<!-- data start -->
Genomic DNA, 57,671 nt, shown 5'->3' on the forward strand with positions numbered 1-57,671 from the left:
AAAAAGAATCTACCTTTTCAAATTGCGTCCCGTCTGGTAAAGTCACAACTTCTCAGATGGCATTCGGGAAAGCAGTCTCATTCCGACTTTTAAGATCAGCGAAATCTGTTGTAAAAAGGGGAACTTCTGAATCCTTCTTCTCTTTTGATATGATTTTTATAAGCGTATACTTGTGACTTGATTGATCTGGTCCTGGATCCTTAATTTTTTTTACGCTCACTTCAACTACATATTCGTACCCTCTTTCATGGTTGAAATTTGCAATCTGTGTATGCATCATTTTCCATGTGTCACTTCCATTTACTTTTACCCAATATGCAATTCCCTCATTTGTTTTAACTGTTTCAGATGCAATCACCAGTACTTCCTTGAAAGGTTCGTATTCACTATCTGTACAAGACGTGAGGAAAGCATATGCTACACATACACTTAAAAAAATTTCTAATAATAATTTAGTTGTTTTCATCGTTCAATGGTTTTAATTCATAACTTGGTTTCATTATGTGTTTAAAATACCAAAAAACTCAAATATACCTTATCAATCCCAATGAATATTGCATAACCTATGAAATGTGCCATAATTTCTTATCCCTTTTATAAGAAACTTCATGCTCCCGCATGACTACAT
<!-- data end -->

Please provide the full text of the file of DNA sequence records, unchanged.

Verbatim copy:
Genomic DNA, 57,671 nt, shown 5'->3' on the forward strand with positions numbered 1-57,671 from the left:
AAAAAGAATCTACCTTTTCAAATTGCGTCCCGTCTGGTAAAGTCACAACTTCTCAGATGGCATTCGGGAAAGCAGTCTCATTCCGACTTTTAAGATCAGCGAAATCTGTTGTAAAAAGGGGAACTTCTGAATCCTTCTTCTCTTTTGATATGATTTTTATAAGCGTATACTTGTGACTTGATTGATCTGGTCCTGGATCCTTAATTTTTTTTACGCTCACTTCAACTACATATTCGTACCCTCTTTCATGGTTGAAATTTGCAATCTGTGTATGCATCATTTTCCATGTGTCACTTCCATTTACTTTTACCCAATATGCAATTCCCTCATTTGTTTTAACTGTTTCAGATGCAATCACCAGTACTTCCTTGAAAGGTTCGTATTCACTATCTGTACAAGACGTGAGGAAAGCATATGCTACACATACACTTAAAAAAATTTCTAATAATAATTTAGTTGTTTTCATCGTTCAATGGTTTTAATTCATAACTTGGTTTCATTATGTGTTTAAAATACCAAAAAACTCAAATATACCTTATCAATCCCAATGAATATTGCATAACCTATGAAATGTGCCATAATTTCTTATCCCTTTTATAAGAAACTTCATGCTCCCGCATGACTACAT